The Supreme Court of New Jersey recently heard oral arguments in a closely-watched arbitration case. Flanzman v. Jenny Craig, Inc. involves the enforceability of arbitration agreements that fail to specify the logistics of arbitrating claims.
Facts of Flanzman v. Jenny Craig, Inc.
The plaintiff, Marilyn Flanzman (Flanzman) worked for Jenny Craig, Inc. (Jenny Craig) for 26 years as a weight loss counselor. Jenny Craig gradually reduced Plaintiff’s full-time hours to only three hours per week, which ultimately led to her termination. At the time of her termination, Flanzman was 82 years old. Flanzman subsequently filed suit, alleging (1) age discrimination and harassment in violation of the New Jersey Law Against Discrimination (NJLAD); (2) discriminatory discharge and/or constructive termination in violation of the NJLAD; and (3) aider and abettor liability under the NJLAD. Defendant sought to compel arbitration relying on the parties’ arbitration agreement.
Plaintiff has no recollection of signing the document that contained the arbitration agreement, which the parties did not execute when defendant hired her. Rather, in 2011, twenty years after she was hired, Jenny Craig presented her with the document, which she signed to maintain her employment. The agreement did not specify an arbitral forum.
The trial court ordered the parties to proceed to arbitration, but determined that because the arbitration agreement omitted the forum, the “the choice of which arbitral body would conduct the arbitration would be turned over to the [p]laintiff.” On appeal, Flanzman argued that that the arbitration agreement lacked mutual assent and is therefore invalid as a matter of contract law. She further maintained that the parties did not reach a “meeting of the minds” as to the rights that replaced her right to a jury trial.
Appellate Division Decision in Flanzman v. Jenny Craig, Inc.
The Appellate Division agreed and reversed the order compelling arbitration. “We hold that the parties lacked a ‘meeting of the minds’ because they did not understand the rights under the arbitration agreement that ostensibly foreclosed plaintiff’s right to a jury trial,” the panel stated.
In reaching its decision, the court emphasized prior precedent requiring that the party signing an arbitration “must be able to understand– from clear and unambiguous language– both the rights that have been waived and the rights that have taken their place.” It went on to conclude that an arbitration agreement is unenforceable if a party lacks the required understanding of what rights replace the right to judicial adjudication.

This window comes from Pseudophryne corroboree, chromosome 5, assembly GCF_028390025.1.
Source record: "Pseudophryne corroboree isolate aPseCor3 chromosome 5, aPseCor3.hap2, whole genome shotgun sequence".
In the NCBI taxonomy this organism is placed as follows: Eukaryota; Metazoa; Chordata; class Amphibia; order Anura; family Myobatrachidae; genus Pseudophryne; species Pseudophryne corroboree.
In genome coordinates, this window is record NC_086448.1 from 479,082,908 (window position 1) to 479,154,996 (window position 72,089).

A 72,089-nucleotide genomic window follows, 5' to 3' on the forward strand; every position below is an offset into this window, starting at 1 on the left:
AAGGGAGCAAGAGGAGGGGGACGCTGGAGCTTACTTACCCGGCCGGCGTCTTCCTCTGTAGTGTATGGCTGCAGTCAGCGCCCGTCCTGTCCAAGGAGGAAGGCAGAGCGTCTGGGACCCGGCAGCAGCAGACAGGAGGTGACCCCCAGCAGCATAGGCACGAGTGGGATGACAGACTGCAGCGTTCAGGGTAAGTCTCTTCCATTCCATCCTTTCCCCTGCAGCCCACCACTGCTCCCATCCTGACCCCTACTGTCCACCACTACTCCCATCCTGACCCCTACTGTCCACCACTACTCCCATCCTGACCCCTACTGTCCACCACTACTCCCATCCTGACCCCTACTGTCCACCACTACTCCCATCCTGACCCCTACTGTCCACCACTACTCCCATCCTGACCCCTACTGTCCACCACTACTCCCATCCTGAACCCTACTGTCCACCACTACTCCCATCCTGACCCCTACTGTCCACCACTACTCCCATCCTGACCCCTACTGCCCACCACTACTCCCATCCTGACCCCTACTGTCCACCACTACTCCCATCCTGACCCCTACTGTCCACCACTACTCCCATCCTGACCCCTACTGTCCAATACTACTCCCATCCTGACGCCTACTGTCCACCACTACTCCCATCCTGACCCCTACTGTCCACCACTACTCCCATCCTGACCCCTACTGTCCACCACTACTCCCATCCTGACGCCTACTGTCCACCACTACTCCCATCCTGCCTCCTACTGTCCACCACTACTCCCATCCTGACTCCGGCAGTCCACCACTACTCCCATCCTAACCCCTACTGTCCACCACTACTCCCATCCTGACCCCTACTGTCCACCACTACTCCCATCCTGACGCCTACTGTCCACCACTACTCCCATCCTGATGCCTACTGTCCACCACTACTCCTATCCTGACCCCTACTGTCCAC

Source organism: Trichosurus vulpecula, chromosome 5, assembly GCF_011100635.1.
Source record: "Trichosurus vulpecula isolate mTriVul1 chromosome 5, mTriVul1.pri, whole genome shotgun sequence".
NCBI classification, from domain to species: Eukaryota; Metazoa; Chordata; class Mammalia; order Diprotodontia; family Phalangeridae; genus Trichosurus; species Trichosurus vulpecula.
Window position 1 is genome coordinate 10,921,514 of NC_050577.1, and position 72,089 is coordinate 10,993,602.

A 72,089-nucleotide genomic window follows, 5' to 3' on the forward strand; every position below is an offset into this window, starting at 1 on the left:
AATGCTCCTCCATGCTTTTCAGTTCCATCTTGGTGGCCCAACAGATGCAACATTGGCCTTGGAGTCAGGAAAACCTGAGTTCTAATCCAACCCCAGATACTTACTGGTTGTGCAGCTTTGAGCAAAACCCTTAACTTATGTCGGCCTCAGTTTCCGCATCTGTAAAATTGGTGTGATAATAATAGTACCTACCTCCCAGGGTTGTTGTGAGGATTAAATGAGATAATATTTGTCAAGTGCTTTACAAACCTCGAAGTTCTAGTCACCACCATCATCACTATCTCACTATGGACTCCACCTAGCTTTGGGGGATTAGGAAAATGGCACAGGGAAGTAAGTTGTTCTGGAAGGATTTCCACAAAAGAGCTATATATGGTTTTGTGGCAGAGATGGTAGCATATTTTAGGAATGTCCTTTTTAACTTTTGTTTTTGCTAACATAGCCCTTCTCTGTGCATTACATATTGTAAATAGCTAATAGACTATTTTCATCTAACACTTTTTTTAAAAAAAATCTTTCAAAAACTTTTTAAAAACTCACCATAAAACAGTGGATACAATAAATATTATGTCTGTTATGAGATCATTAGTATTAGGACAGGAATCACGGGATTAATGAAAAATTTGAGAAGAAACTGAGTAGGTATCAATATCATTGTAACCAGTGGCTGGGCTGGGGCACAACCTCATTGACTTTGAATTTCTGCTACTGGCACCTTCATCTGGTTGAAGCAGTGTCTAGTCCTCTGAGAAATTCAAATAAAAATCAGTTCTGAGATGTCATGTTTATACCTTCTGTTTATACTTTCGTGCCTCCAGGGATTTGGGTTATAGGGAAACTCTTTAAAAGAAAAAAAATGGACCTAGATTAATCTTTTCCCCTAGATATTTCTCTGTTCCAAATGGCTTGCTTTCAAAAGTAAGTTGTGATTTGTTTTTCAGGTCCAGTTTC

“Selecting an arbitral institution informs the parties, at a minimum, about that institution’s general arbitration rules and procedures,” the panel explained. “Without knowing this basic information, parties to an arbitration agreement will be unfamiliar with the rights that replaced judicial adjudication. That is, the parties will not reach a ‘meeting of the minds.’”
According to the Appellate Division, “The process is important because the rights associated with arbitration forums differ depending on which is chosen, or how the arbitral process is defined. Here, the agreement ignored the subject altogether.” Notably, the Appellate Division emphasized that it was not imposing “any special language that parties must use in an arbitration agreement.”
Issues Before the NJ Supreme Court
The New Jersey Supreme Court agreed to consider the following question: “Is this arbitration agreement invalid because it failed to identify any arbitration forum and any process for conducting the arbitration?”
During oral arguments, Jenny Craig’s counsel urged the court to overturn the Appellate Division’s decision. “This arbitration agreement is enforceable. It meets all the concerns that this court has set when a person agrees to waive his or her right to a jury trial,” the attorney argued. “The contract signed by the parties was enforceable. The Appellate Division imposed requirements for the first time on … agreements that are not found anywhere in the New Jersey Arbitration or Federal Arbitration Act.”
Meanwhile, Flanzman’s attorney argued that the Appellate Division’s decision should stand. “The arbitration agreement should be invalidated,” the attorney stated. “The Appellate Division never said rules of arbitration had to be given in great detail. I think it got it right in that it does not obviate the need for mutual assent. It provides a safeguard if the parties have an enforceable contract. You don’t get around basic provisions of New Jersey law. We just need basic information. Not specific details, but just quantum of information.”